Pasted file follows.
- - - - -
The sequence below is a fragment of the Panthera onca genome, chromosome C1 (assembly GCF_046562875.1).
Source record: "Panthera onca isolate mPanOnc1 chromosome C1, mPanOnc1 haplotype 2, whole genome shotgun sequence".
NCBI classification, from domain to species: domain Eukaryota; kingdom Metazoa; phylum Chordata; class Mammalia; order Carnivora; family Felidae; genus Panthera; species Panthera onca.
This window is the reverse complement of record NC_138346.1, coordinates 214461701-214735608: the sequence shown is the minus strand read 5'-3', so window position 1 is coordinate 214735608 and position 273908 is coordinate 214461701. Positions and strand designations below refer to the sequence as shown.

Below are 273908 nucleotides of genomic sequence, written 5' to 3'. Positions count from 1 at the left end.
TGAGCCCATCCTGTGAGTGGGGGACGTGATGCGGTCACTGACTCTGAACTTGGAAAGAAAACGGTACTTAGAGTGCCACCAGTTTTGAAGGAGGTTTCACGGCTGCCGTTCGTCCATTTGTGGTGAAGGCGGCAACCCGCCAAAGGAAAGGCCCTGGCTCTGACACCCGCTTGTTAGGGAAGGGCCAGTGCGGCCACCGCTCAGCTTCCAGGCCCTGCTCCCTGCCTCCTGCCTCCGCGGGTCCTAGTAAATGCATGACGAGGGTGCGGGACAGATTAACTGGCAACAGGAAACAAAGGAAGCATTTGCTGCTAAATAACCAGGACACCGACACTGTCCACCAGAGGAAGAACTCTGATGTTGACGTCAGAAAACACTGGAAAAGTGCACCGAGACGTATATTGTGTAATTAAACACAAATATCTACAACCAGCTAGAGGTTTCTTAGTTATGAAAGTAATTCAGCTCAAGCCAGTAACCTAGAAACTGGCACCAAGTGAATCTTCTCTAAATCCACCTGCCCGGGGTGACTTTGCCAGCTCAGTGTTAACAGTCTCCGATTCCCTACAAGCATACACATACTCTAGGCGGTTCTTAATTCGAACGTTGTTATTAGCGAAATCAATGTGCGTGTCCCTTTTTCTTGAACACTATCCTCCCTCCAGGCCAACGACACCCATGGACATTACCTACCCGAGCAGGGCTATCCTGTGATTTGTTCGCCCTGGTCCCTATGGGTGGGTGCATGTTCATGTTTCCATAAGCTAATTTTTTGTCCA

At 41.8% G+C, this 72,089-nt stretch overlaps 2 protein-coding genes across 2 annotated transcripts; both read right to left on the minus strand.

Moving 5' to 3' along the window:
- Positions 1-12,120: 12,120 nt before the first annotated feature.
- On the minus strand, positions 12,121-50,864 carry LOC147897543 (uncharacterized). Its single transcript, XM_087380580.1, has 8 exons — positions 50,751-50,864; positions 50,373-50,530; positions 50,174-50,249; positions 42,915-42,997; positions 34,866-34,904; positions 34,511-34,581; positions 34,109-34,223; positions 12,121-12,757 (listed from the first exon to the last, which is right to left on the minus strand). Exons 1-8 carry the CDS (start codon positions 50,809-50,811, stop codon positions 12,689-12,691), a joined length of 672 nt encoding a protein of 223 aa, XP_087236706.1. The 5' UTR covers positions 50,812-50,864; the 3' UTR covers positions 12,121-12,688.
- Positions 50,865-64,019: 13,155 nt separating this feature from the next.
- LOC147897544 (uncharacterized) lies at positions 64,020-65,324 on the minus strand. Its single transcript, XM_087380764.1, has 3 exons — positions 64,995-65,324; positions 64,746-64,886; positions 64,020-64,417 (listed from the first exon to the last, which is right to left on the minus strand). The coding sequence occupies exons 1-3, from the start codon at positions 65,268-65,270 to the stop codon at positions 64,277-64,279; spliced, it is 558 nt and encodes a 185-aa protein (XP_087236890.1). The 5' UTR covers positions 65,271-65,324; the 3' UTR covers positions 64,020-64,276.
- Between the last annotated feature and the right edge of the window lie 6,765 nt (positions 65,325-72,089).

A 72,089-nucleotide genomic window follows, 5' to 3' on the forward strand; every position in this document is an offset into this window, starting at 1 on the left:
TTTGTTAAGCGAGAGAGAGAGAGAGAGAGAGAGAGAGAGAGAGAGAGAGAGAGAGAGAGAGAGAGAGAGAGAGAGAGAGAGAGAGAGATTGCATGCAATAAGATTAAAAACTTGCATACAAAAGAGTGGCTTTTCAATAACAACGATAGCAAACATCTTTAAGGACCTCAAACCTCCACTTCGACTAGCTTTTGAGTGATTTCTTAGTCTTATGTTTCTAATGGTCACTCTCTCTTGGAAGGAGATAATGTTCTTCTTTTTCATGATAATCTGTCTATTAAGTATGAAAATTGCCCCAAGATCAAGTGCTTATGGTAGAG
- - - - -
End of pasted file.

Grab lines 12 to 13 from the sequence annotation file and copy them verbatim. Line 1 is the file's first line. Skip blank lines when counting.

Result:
- LOC147897544 (uncharacterized) lies at positions 64,020-65,324 on the minus strand. Its single transcript, XM_087380764.1, has 3 exons — positions 64,995-65,324; positions 64,746-64,886; positions 64,020-64,417 (listed from the first exon to the last, which is right to left on the minus strand). The coding sequence occupies exons 1-3, from the start codon at positions 65,268-65,270 to the stop codon at positions 64,277-64,279; spliced, it is 558 nt and encodes a 185-aa protein (XP_087236890.1). The 5' UTR covers positions 65,271-65,324; the 3' UTR covers positions 64,020-64,276.
- Between the last annotated feature and the right edge of the window lie 6,765 nt (positions 65,325-72,089).